The Gospel: A Call to Follow and Obey

I am absolutely amazed today at the millions of invitations that are offered by evangelicals when there is no genuine response to the gospel that we see. I mean come on, we have all done it. We have used the clichés: say this prayer, ask Jesus into your heart, invite Christ to your life, make Jesus your personal Lord and savior, make a decision for Christ, make a confession of faith.

These terms are extremely popular in evangelical circles today. But it isn’t the full gospel.

I am amazed at the easy-believism message going around today, denying the Lordship of Christ in salvation, and denying that repentance is an essential in salvation.

The Sinners Prayer- Is it scriptural?

Today in my Science class our teacher asked for any prayer requests. I had one. I asked if we could prayer for a friend of mine whom I just shared the gospel with.

So we prayed and here was my teachers prayer: “God, I ask that Bob (I’m using an anonymous name) would say the sinners prayer and ask Jesus into his heart.”

I was ticked. Here’s why. I could have done that. I could have easily persuaded my friend to say the sinners prayer and have him think that he saved. But here is the deal: Salvation is not a human event that we accomplish; it is a supernatural work of the Holy Spirit by which we are regenerated and justified.

When Jesus called Matthew, “he saw Levi, the son of Alpheus, sitting at the place of toll, and he said to him, ‘Follow me.’ And he arose and followed him” (Mark 2:14). I want you to notice something. Matthew’s response here was not a public confession of faith; it was an act of obedience, which shows that faith and obedience are one in the same. Those who obey believe, and those who believe obey. download (6)

Lordship Salvation vs. Free Grace

I am utterly amazed at those who oppose this statement to obey, calling it a false gospel or Lordship salvation. Although, I was reading through my Bible and it says that you shall know them by their fruits. To be a disciple is to be a Christian, and to be a Christian is to be a disciple; there is no difference.

Dietrich Bonhoeffer, a great theologian of the 20th century put it this way: “Christianity without the living Christ is inevitably Christianity without discipleship, and Christianity without Discipleship is always Christianity without Christ” (Bonhoeffer, Dietrich).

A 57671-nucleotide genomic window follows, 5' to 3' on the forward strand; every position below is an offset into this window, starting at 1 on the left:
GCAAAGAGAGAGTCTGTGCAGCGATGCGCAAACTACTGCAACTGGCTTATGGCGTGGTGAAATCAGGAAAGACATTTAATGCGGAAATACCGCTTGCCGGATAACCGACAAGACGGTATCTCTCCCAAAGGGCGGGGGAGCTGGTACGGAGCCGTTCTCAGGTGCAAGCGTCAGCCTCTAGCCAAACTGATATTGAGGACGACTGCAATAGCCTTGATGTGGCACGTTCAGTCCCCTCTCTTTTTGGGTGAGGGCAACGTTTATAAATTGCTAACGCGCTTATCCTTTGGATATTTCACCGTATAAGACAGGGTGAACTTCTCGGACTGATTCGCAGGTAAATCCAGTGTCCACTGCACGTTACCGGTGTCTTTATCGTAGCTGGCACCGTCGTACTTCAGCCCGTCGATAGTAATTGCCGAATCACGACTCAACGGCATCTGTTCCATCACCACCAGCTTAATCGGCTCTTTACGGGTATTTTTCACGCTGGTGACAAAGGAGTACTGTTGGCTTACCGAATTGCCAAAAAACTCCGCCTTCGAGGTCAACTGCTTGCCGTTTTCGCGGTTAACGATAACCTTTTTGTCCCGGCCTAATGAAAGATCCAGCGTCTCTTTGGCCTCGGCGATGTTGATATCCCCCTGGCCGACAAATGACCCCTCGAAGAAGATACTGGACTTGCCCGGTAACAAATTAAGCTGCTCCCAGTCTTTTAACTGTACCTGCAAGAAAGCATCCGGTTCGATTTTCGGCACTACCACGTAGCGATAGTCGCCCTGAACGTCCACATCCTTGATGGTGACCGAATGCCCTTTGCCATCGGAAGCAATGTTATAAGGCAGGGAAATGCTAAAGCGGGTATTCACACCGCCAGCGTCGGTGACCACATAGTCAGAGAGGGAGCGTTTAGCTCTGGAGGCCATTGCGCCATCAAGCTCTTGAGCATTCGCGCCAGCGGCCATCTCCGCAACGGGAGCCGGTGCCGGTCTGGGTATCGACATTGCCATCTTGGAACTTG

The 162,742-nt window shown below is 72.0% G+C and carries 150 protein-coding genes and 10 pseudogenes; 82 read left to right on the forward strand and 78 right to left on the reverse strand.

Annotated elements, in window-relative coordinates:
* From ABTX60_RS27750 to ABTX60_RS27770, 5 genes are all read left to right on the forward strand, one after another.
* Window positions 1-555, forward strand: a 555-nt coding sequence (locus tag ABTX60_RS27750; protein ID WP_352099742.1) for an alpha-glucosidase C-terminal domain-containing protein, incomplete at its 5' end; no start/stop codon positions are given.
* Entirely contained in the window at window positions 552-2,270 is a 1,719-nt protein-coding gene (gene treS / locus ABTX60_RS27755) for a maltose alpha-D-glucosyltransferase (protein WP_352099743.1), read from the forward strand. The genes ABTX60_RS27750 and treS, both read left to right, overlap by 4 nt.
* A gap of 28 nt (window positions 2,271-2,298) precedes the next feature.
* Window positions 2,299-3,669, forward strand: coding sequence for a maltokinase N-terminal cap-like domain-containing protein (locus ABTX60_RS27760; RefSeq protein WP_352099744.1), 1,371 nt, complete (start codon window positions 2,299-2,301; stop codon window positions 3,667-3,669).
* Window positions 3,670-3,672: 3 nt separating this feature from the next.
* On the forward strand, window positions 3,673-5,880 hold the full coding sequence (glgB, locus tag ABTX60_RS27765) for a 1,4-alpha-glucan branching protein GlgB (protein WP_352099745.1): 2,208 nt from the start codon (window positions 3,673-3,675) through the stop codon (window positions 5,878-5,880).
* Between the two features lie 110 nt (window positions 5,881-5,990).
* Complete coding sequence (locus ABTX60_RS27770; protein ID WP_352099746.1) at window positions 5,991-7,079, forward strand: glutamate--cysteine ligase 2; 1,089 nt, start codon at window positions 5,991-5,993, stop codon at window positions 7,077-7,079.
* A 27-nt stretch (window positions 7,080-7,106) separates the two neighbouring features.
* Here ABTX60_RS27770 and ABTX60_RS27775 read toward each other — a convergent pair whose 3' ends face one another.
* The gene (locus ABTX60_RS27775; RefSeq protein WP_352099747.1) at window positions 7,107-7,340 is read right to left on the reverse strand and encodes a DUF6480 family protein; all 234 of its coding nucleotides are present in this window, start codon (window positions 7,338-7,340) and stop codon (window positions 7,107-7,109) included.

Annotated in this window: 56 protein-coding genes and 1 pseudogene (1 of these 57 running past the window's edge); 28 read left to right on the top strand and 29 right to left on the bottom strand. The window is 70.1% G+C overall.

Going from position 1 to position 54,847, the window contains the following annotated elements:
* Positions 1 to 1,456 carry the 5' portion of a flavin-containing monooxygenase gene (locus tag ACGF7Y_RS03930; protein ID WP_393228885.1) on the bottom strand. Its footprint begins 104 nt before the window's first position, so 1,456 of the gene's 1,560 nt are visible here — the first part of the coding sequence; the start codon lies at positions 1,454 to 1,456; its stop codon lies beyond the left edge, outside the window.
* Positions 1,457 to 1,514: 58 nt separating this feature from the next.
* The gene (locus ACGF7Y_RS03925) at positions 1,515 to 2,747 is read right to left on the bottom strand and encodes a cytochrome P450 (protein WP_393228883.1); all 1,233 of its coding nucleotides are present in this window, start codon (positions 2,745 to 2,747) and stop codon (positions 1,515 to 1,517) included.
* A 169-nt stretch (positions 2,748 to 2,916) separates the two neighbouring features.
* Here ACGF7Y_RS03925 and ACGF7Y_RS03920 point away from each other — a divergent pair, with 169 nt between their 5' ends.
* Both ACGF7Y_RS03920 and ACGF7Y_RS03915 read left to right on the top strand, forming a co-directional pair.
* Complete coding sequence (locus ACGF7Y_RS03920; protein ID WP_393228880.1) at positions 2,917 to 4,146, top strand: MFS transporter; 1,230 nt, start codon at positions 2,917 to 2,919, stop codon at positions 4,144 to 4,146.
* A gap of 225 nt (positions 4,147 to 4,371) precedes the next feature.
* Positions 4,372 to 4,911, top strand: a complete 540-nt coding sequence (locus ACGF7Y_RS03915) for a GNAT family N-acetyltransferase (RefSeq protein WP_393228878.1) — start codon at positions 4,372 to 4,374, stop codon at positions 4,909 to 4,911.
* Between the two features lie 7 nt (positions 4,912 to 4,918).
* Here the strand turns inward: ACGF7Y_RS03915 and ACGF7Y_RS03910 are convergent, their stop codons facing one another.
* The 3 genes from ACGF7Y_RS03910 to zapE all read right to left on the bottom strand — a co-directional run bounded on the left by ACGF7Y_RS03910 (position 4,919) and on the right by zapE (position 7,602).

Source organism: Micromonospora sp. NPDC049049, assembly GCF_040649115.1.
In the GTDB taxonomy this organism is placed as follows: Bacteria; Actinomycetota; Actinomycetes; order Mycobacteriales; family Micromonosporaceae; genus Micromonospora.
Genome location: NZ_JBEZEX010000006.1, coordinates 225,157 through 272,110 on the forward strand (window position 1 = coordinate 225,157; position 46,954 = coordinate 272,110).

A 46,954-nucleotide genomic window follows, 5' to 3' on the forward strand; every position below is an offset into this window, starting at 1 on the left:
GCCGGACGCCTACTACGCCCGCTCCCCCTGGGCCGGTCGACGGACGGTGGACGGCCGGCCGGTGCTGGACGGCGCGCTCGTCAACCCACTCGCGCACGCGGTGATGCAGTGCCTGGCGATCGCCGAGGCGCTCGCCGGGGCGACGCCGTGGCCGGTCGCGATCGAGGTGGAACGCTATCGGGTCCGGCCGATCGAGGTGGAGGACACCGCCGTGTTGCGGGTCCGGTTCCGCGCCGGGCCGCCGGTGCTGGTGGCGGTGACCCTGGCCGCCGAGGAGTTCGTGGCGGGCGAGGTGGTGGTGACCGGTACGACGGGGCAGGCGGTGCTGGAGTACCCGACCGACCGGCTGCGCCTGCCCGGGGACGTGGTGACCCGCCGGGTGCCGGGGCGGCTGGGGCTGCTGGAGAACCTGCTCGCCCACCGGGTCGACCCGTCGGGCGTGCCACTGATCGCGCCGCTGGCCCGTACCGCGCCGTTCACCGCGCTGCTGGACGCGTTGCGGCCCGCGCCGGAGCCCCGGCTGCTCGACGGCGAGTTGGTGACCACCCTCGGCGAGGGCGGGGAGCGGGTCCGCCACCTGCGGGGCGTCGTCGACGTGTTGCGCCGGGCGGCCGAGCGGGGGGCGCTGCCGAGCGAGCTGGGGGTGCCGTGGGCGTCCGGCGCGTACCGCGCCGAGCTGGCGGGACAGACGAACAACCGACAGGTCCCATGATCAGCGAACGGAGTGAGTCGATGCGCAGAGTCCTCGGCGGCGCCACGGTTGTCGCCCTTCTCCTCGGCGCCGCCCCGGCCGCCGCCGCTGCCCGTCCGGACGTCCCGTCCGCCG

Lordship Salvation is a simple fact that when Christ saves  someone, he saves us from ourselves and to himself. God doesn’t just save us to do our own thing. He saves us to conform us to the image of his son (Romans 8:29). He saved us to make us holy and blameless (Ephesians 1:4).

“When Christ calls a man, he bids him come and die” (Bonhoeffer). I cannot find any other truth than this in the scriptures. When Christ calls us he demands self-denial and complete submission (Luke 9:23). The Gospel is a call to self-denial, not self-fulfillment (MacArthur, John).

Why Does This Matter?

john macarthur
John MacArthur, the teaching pastor of Grace Community Church in Sun Valley, California, the president of Master’s Seminary, and the founder of Grace To You Ministries.

The reason this principle is so extremely important is because of the way we evangelize. The worst thing we can do when we evangelize is to pressure them to make a decision that could lead them to thinking that they are a Christianity when in fact they have been mislead. The best thing we can do for them is to tell them the full gospel, persuading them to count the cost. Anyone who claims to be a Christian but whose lives look just like the rest of the world are deceived.

John MacArthur sums it up the best in his book the Gospel According To Jesus when he says that “The gospel Jesus proclaimed was a call to discipleship, a call to follow him in submissive obedience, not just a plea to make a decision or pray a prayer” (MacArthur, John). I affirm his statement and his position. Jesus calls not for casual acceptance, but for absolute surrender.

When we tell the gospel to our friends who are outside of Christ, we must not sugar coat it to meet their expectations. We must give them the full picture of the gospel, that “we have a loving father who will save us, but we also have a wrathful judge who may damn us” (Platt, David). We must give the full truth, not just a fraction of the truth. As a church we must put the call to follow as a number one priority in our lives.

Ben Booth


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